At Dulcarnoun

Last night, as I was doing my Chaucer research, finishing up my bibliography on the Tales, I found some interesting scholarship on Troilus and Criseyde. I remember how much I loved Criseyde when I first read the story, and decided to reread it. I have only made it to the end of book four thus far, but I recall writing a paper in which I compared her to the formel in the Parlement of Foules.
I focused on the phrase “at dulcarnoun” and what it means for both Criseyde, to whom it is attributed, but also the formel who ironically makes a choice to make no choice, and through hesitation and avoidance is able to mitigate an otherwise unpleasant situation. When Criseyde finds herself at dulcarnoun, her hesitation opposes the formel’s. She does not refrain from agency in a cunning attempt at a favorable outcome. Poor Criseyde just doesn’t seem to know any better. At that moment, as Pandarus is pressing her, I always had this image of a woman completely at a loss. I pictured Cordelia in Laurence Olivier’s King Lear during the first scene. Unlike the formel who gives up her choice for self interest, Criseyde never really had a choice, and hardly any self interest. In her last act of agency, as she makes her promise to Troilus, she does not yet realize the futility of her decision. In fact, I would like to say she never actually realizes it.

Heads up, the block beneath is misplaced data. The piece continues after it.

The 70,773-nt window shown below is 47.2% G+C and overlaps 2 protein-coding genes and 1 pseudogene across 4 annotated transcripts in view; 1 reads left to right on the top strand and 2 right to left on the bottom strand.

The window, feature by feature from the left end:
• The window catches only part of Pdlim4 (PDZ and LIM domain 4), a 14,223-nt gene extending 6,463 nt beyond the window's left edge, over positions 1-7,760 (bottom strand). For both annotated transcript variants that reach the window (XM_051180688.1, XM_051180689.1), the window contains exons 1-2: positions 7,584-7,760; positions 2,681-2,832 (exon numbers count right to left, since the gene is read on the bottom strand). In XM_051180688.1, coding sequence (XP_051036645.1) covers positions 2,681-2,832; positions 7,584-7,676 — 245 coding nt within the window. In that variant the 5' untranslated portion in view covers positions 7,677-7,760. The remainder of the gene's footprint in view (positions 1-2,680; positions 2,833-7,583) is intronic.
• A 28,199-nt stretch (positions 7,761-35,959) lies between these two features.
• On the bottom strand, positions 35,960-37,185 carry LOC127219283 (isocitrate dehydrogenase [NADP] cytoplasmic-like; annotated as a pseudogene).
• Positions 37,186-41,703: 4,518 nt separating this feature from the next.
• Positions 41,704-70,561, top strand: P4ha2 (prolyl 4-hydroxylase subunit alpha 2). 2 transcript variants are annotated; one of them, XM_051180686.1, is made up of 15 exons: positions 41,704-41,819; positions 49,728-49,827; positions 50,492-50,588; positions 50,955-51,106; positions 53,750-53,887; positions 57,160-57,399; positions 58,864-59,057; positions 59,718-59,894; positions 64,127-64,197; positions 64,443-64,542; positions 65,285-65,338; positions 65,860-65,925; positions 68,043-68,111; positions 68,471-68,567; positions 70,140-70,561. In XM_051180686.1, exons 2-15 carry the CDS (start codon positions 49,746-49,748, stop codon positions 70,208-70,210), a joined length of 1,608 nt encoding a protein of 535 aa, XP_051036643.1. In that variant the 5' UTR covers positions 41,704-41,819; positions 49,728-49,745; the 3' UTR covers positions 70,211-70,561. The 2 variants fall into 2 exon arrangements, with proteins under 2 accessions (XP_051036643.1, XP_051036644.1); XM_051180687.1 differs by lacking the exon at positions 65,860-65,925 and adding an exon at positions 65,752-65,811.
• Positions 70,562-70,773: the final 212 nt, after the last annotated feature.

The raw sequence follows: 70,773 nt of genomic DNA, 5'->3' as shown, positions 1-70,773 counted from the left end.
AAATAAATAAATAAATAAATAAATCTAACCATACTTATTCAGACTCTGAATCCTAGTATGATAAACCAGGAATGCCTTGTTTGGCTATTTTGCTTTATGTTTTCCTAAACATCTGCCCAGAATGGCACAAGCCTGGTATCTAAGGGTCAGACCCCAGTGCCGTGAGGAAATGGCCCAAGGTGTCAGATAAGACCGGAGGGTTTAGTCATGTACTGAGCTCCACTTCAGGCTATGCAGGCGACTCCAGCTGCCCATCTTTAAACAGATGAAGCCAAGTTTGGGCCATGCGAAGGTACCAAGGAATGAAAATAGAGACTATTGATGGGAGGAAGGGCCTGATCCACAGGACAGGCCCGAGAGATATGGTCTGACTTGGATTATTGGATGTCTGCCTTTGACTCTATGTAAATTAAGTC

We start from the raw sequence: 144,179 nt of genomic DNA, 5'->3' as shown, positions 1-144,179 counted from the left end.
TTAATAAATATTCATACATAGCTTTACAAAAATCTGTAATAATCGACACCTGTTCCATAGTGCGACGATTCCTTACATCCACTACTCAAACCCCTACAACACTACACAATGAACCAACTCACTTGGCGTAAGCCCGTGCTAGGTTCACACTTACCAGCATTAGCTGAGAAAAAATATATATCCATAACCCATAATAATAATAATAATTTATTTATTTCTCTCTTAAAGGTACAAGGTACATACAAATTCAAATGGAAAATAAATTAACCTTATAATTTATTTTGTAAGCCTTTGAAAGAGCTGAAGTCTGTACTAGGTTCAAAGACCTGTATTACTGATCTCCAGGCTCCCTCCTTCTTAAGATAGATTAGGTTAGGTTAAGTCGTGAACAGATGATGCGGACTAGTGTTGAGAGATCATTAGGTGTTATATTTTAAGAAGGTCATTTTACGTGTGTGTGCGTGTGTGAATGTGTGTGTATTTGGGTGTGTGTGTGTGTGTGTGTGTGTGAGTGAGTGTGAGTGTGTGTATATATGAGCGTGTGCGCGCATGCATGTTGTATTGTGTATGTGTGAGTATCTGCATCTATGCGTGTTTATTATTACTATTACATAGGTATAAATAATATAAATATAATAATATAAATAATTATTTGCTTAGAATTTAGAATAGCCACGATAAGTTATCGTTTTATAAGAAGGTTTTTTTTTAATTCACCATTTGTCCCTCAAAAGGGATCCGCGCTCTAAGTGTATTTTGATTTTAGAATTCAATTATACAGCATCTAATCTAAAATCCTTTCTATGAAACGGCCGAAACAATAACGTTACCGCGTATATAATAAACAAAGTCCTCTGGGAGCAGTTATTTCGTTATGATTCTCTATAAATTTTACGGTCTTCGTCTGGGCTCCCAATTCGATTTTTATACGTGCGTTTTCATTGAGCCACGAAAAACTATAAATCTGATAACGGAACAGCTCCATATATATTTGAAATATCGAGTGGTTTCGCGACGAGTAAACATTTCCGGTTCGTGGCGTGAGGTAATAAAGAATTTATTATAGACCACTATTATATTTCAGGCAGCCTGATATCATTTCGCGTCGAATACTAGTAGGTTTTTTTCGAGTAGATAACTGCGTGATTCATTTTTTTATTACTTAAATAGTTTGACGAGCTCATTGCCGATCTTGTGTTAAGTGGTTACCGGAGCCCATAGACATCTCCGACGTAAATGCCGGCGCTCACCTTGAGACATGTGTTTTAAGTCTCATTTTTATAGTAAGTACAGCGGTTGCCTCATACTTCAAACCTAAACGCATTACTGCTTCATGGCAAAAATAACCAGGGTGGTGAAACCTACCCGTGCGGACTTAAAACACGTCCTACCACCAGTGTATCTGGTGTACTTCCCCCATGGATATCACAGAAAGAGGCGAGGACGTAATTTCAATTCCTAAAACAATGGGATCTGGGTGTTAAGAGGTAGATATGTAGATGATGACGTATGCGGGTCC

Even though I know how the story ends, I can’t wait to finish it tonight. I also can’t help but wonder how many textual studies there for the Troilus and Criseyde manuscripts. There are 16 of them, and the illuminations are gorgeous (featured above is the Lansdowne MS at the British Library). But I wonder about the discrepancies of text. I wonder if the lines vary simply in character choices, or language usage, or if there where there scribal editions in which the actual story changed. Is there an extant version where Criseyde does not find herself at dulcarnoun?
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